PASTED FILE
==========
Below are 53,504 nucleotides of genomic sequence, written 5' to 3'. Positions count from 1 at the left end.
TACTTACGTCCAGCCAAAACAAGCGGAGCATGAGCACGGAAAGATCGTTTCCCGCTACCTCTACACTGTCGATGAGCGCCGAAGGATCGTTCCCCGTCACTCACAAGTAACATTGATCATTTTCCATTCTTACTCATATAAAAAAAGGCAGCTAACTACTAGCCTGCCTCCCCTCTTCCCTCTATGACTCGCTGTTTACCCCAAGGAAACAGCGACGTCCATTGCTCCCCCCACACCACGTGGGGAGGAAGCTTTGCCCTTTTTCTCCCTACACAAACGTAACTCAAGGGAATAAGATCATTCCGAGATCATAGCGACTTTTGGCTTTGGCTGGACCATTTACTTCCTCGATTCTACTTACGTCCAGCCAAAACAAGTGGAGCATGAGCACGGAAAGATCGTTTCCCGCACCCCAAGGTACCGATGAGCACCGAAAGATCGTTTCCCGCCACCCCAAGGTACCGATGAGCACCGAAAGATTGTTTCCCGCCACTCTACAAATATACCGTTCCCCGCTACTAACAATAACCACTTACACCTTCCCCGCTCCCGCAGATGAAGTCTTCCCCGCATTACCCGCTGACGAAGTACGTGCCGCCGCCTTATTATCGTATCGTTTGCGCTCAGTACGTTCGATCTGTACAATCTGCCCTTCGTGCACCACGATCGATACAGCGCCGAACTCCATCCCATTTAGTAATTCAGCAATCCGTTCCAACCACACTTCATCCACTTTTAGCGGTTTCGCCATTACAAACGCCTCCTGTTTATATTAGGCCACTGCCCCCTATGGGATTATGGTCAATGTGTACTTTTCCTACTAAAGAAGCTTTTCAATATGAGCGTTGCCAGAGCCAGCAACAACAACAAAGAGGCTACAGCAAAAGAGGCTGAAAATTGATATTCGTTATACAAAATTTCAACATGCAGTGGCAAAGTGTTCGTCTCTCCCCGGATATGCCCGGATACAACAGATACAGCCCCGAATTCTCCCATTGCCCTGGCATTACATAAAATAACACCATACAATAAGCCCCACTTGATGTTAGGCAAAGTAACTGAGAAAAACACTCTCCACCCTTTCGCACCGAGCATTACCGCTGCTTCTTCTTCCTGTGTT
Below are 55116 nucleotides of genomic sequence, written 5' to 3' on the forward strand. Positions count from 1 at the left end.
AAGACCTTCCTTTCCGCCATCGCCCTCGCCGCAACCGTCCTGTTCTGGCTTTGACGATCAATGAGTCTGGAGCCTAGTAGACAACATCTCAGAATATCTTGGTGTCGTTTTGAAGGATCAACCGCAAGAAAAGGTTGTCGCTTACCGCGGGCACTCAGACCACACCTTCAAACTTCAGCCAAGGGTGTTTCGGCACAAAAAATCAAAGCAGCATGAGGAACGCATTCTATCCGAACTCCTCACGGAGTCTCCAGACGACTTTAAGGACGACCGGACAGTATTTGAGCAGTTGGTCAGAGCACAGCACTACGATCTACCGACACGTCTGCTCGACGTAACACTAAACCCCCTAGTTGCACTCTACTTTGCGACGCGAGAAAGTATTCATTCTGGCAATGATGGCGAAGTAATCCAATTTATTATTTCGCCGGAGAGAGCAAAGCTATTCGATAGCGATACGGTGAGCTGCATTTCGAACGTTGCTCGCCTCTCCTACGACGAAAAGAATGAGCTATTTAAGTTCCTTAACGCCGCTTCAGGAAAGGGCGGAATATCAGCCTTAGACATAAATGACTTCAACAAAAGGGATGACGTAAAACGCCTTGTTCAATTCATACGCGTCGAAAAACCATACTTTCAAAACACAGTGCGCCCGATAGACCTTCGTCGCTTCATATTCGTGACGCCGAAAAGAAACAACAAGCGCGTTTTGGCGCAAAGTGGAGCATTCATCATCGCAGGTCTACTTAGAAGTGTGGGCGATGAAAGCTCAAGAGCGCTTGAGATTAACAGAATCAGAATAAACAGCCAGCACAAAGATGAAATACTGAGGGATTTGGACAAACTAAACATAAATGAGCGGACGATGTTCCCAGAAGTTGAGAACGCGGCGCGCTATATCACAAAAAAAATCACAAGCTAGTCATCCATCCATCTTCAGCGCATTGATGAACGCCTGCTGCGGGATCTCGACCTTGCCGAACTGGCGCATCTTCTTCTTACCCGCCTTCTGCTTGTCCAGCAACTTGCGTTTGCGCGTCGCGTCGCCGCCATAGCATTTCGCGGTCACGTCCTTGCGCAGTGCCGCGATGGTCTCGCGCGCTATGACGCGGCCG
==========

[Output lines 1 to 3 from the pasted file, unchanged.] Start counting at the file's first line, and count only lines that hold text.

Below are 53,504 nucleotides of genomic sequence, written 5' to 3'. Positions count from 1 at the left end.
TACTTACGTCCAGCCAAAACAAGCGGAGCATGAGCACGGAAAGATCGTTTCCCGCTACCTCTACACTGTCGATGAGCGCCGAAGGATCGTTCCCCGTCACTCACAAGTAACATTGATCATTTTCCATTCTTACTCATATAAAAAAAGGCAGCTAACTACTAGCCTGCCTCCCCTCTTCCCTCTATGACTCGCTGTTTACCCCAAGGAAACAGCGACGTCCATTGCTCCCCCCACACCACGTGGGGAGGAAGCTTTGCCCTTTTTCTCCCTACACAAACGTAACTCAAGGGAATAAGATCATTCCGAGATCATAGCGACTTTTGGCTTTGGCTGGACCATTTACTTCCTCGATTCTACTTACGTCCAGCCAAAACAAGTGGAGCATGAGCACGGAAAGATCGTTTCCCGCACCCCAAGGTACCGATGAGCACCGAAAGATCGTTTCCCGCCACCCCAAGGTACCGATGAGCACCGAAAGATTGTTTCCCGCCACTCTACAAATATACCGTTCCCCGCTACTAACAATAACCACTTACACCTTCCCCGCTCCCGCAGATGAAGTCTTCCCCGCATTACCCGCTGACGAAGTACGTGCCGCCGCCTTATTATCGTATCGTTTGCGCTCAGTACGTTCGATCTGTACAATCTGCCCTTCGTGCACCACGATCGATACAGCGCCGAACTCCATCCCATTTAGTAATTCAGCAATCCGTTCCAACCACACTTCATCCACTTTTAGCGGTTTCGCCATTACAAACGCCTCCTGTTTATATTAGGCCACTGCCCCCTATGGGATTATGGTCAATGTGTACTTTTCCTACTAAAGAAGCTTTTCAATATGAGCGTTGCCAGAGCCAGCAACAACAACAAAGAGGCTACAGCAAAAGAGGCTGAAAATTGATATTCGTTATACAAAATTTCAACATGCAGTGGCAAAGTGTTCGTCTCTCCCCGGATATGCCCGGATACAACAGATACAGCCCCGAATTCTCCCATTGCCCTGGCATTACATAAAATAACACCATACAATAAGCCCCACTTGATGTTAGGCAAAGTAACTGAGAAAAACACTCTCCACCCTTTCGCACCGAGCATTACCGCTGCTTCTTCTTCCTGTGTT
Below are 55116 nucleotides of genomic sequence, written 5' to 3' on the forward strand. Positions count from 1 at the left end.